(5) The PIC, using its preprogrammed masks and priorities, delivers an interrupt signal to CPU 25.
(6) CPU 25, under control of the interrupt signal, reads the interrupt vector from interrupt queue 22 and services that interrupt.
One alternative to step (6) above is that the vector contained in the FIFO, instead of containing the actual interrupt control information, may point to a specific location within the shared memory. In such a situation, sending processor 30 would provide an address location in the target shared memory pertaining to information uniquely associated with the sending processor. This location then would contain the information pertaining to the actual interrupt.
The shared memories of all processors could also be arranged with a common set of interrupt control messages. In such a situation, the sending processor need only send the address location of the desired interrupt type. The target processor would then, under control of the information provided in the FIFO, address the local memory and perform the interrupt in accordance with the information priorly stored therein at the designated address. As discussed priorly, the reason that this can be achieved is that the system as a whole shares address space and thus, with respect to a given interrupt, the same vector (interrupt message) can be delivered to any processor.
Using the above-described interrupt arrangement, the CPU need not continually use process time to interrogate a flag bit to determine if an interrupt signal is awaiting processing, since the actual interrupt signal is affirmatively applied to the CPU via the FIFO only when an interrupt vector is present. Since the memory is shared in common, it is possible to send messages which are longer than would otherwise be sent during a single cycle, since the sent message may contain the address of locally stored data, which data, if transmitted from the sending processor would require more than one such cycle.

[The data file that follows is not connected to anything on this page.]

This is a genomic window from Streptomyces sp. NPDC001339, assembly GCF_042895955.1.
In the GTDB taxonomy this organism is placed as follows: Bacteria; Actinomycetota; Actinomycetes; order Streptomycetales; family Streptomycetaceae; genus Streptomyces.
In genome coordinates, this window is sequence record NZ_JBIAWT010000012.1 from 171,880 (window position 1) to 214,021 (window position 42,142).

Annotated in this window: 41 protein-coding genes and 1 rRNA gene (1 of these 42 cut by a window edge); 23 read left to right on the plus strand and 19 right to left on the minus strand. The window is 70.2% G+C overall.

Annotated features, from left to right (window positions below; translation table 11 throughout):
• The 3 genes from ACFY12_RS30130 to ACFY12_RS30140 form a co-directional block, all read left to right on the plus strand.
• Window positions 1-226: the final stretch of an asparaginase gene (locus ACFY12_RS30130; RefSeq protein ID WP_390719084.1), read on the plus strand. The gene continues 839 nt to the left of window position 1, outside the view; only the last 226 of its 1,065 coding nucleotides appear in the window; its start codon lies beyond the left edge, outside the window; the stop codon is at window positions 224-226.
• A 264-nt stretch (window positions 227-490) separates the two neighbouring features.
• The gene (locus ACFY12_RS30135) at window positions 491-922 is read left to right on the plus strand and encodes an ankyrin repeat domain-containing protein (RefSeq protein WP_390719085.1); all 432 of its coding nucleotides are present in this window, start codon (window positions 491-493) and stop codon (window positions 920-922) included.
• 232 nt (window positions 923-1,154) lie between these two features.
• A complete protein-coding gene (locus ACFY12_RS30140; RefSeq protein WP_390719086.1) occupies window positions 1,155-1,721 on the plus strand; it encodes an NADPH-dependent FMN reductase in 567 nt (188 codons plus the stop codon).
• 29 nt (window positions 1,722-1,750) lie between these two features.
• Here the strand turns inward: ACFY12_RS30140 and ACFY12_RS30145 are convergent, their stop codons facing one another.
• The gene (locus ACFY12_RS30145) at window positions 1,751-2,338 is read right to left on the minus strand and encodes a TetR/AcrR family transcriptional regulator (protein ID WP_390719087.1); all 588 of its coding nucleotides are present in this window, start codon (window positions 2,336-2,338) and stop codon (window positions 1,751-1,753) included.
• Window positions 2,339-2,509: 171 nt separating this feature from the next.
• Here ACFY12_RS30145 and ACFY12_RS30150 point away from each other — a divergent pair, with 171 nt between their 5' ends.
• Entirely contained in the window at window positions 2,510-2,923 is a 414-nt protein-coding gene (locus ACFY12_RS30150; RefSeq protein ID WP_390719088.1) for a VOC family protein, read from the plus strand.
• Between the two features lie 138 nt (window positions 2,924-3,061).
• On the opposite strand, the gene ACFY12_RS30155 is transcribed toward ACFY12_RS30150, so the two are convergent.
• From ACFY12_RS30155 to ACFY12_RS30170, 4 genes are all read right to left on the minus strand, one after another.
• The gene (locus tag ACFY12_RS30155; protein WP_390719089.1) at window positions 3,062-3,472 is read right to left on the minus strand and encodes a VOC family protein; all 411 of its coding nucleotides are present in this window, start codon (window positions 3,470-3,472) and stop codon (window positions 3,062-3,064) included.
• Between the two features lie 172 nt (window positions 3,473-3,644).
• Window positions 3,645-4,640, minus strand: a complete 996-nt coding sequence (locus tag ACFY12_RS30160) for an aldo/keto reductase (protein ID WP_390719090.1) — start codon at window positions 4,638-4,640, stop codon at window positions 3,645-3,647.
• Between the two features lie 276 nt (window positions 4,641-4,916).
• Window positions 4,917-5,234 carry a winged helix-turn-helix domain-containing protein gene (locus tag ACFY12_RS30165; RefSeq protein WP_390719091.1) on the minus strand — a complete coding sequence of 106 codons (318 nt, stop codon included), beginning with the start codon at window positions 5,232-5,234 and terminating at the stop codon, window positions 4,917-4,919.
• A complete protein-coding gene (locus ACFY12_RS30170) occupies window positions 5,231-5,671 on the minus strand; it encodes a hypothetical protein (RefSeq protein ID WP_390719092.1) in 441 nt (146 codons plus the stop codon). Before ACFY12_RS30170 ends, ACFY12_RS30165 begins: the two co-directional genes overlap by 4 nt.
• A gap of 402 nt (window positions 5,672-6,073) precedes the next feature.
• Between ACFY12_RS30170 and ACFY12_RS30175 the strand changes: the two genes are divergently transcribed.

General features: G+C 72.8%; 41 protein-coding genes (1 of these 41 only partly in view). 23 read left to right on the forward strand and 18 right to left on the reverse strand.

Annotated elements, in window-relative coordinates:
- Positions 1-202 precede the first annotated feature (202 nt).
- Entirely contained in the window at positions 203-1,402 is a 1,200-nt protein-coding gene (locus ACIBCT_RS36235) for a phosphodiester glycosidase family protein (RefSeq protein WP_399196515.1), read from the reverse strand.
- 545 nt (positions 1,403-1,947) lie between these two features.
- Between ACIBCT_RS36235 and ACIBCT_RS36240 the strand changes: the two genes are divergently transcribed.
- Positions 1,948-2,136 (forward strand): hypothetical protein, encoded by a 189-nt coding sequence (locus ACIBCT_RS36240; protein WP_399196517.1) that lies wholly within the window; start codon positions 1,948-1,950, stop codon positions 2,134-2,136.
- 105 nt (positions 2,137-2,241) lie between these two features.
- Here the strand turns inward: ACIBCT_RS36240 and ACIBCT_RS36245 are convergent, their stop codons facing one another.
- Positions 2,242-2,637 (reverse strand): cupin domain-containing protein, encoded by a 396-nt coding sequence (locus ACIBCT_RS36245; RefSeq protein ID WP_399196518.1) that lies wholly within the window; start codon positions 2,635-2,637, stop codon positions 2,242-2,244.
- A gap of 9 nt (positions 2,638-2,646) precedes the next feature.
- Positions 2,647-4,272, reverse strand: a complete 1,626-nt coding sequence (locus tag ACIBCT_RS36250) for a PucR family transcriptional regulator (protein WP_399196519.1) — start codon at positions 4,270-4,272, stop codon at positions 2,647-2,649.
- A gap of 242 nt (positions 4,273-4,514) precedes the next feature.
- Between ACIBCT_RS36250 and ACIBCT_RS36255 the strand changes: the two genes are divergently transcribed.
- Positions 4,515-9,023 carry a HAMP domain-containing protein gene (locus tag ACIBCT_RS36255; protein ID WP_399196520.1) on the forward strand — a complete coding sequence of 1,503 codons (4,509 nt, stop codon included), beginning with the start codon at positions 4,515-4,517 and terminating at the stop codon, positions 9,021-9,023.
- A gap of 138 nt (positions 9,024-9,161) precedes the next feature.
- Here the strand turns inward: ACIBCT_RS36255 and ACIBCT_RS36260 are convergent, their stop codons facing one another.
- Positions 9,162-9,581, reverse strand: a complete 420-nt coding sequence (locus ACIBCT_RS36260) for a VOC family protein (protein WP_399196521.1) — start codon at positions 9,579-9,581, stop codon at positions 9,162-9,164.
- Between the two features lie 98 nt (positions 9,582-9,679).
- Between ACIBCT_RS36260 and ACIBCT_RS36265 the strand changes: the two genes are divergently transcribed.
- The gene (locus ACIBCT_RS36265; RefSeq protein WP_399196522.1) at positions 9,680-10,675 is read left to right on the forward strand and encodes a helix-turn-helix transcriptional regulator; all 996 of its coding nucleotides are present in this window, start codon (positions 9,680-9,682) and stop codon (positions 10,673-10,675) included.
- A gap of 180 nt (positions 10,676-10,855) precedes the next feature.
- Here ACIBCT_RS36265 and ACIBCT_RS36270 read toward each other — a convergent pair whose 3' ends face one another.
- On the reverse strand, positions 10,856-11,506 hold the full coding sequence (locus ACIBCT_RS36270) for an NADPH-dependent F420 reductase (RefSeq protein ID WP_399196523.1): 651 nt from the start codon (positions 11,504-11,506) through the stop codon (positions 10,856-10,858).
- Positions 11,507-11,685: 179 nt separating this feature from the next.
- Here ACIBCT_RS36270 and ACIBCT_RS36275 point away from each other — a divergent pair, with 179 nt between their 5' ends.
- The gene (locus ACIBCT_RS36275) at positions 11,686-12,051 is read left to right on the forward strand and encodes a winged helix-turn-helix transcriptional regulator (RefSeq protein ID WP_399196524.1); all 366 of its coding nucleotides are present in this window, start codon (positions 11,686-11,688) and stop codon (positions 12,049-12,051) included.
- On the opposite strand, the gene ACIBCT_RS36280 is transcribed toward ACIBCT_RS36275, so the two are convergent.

The FIFO serves as a queue to receive and store many interrupt messages from many processors. Typically, the system would be arranged to handle only one such interrupt from each sending processor at a time, allowing the sending processor to then deal with subsequent interrupts to be sent to the same target processor. In such a system, the FIFO then need only contain enough length to handle one interrupt from each other processor. However, it certainly is possible to allow multiple interrupts from the same processor, simply by making the FIFO longer. Also, it is possible to prioritize the interrupts, depending upon a number of factors, such as the interrupt type, the sending processor, etc. This can be accomplished by arranging a number of FIFO registers with the interrupt message either directly addressed to a particular one of the FIFOs or by using stored program control to sort out the interrupts as they arrive. Once the input vector is stored in a particular FIFO, the outputs from the FIFOs would be provided to the CPU on some type of priority arrangement, the simplest such arrangement being to empty one FIFO before looking for vectors in another FIFO. Another arrangement would be to use the shared memory and the processor together to determine which interrupt must be serviced next.
It is also obvious that, while our multiprocessor interrupt system is shown in a hardwired local bus arrangement, there is no practical limitation on how the processors may be interconnected, and this interconnection could span large geographical areas, with the only requirement being that the source processor must be able to direct interrupt information to the target processor's interrupt queue.
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|International Classification||G06F15/17, G06F9/46, G06F15/167, G06F13/24, G06F15/16|
|Cooperative Classification||G06F13/24, G06F15/17|
|European Classification||G06F15/17, G06F13/24|
|Dec 2, 1981||AS||Assignment|
Owner name: BELL TELEPHONE LABORATORIES, INCORPORATED, 600 MOU
Free format text: ASSIGNMENT OF ASSIGNORS INTEREST.;ASSIGNORS:BROWN, SANFORD S.;HUNSBERGER, DENNIS J.;LUNDBERG, MICHAEL R.;REEL/FRAME:003963/0651
Effective date: 19811125
|Jan 22, 1990||FPAY||Fee payment|
Year of fee payment: 4
|Jan 24, 1994||FPAY||Fee payment|
Year of fee payment: 8
|Jan 27, 1998||FPAY||Fee payment|
Year of fee payment: 12
|Mar 26, 2002||AS||Assignment|
Owner name: LUCENT TECHNOLOGIES, INC., NEW JERSEY
Free format text: ASSIGNMENT OF ASSIGNORS INTEREST;ASSIGNOR:AT&T CORP.;REEL/FRAME:012754/0365
Effective date: 19960329
Owner name: AVAYA TECHNOLOGY CORP., NEW JERSEY
Free format text: ASSIGNMENT OF ASSIGNORS INTEREST;ASSIGNOR:LUCENT TECHNOLOGIES INC.;REEL/FRAME:012754/0770
Effective date: 20000929